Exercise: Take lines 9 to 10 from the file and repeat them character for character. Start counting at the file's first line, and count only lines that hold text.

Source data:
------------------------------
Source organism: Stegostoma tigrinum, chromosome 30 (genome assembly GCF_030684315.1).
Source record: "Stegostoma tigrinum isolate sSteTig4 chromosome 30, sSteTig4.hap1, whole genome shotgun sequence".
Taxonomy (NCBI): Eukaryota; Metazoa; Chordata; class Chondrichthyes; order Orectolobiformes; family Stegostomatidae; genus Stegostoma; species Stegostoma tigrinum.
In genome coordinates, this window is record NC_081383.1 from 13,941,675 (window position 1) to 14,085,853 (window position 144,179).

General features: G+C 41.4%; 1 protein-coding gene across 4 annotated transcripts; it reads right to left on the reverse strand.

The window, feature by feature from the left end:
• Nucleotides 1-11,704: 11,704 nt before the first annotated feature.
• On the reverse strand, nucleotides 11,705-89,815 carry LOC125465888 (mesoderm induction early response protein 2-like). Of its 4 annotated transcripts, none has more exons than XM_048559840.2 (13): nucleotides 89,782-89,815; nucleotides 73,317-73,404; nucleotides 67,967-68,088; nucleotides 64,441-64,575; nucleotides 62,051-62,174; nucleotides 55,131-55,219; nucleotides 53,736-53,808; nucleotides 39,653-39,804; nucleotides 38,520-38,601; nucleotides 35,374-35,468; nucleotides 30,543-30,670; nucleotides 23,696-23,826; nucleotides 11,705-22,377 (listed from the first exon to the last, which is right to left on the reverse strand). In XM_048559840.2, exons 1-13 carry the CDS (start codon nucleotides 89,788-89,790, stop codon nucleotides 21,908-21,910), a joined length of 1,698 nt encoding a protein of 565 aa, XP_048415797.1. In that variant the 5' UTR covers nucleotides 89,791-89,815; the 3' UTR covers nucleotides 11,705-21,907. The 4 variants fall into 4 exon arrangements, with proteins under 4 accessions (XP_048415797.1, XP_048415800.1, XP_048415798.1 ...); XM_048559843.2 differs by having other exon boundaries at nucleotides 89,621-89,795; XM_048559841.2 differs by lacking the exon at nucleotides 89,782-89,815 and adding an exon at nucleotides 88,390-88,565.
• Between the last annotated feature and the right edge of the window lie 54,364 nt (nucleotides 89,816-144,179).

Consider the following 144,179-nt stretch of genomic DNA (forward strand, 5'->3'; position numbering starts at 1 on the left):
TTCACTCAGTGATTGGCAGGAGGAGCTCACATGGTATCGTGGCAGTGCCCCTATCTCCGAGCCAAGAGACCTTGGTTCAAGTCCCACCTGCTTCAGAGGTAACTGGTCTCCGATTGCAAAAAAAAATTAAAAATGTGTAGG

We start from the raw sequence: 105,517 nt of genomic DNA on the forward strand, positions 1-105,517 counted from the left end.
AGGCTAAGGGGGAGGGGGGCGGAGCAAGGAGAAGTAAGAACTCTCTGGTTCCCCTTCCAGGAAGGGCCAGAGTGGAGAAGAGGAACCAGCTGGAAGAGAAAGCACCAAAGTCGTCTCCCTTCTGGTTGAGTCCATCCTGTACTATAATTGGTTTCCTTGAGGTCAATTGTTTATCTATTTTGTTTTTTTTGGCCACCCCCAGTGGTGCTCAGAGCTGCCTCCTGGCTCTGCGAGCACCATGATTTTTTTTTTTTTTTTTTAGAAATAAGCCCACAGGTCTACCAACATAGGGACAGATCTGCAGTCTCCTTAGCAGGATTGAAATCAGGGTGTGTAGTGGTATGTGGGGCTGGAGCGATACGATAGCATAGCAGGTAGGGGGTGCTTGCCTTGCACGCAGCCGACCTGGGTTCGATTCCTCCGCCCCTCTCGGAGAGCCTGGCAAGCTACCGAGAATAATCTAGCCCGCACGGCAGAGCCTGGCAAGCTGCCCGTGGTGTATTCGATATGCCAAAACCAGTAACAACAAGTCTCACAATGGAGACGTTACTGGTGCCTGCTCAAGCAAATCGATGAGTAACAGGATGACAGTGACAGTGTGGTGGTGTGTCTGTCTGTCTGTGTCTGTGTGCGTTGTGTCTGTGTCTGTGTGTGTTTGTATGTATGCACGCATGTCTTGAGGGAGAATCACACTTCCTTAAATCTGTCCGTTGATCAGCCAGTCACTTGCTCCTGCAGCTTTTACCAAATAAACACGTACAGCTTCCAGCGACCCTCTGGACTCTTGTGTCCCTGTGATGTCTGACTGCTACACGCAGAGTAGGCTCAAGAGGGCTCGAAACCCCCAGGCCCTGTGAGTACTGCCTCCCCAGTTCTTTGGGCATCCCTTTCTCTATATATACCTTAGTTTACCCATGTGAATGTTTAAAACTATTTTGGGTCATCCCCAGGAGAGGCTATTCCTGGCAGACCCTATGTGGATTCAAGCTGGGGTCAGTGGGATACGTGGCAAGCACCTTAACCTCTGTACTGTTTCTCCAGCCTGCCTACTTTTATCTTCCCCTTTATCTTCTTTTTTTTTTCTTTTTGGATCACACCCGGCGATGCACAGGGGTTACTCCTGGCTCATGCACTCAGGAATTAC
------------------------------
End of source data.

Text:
• Between the last annotated feature and the right edge of the window lie 54,364 nt (nucleotides 89,816-144,179).

Consider the following 144,179-nt stretch of genomic DNA (forward strand, 5'->3'; position numbering starts at 1 on the left):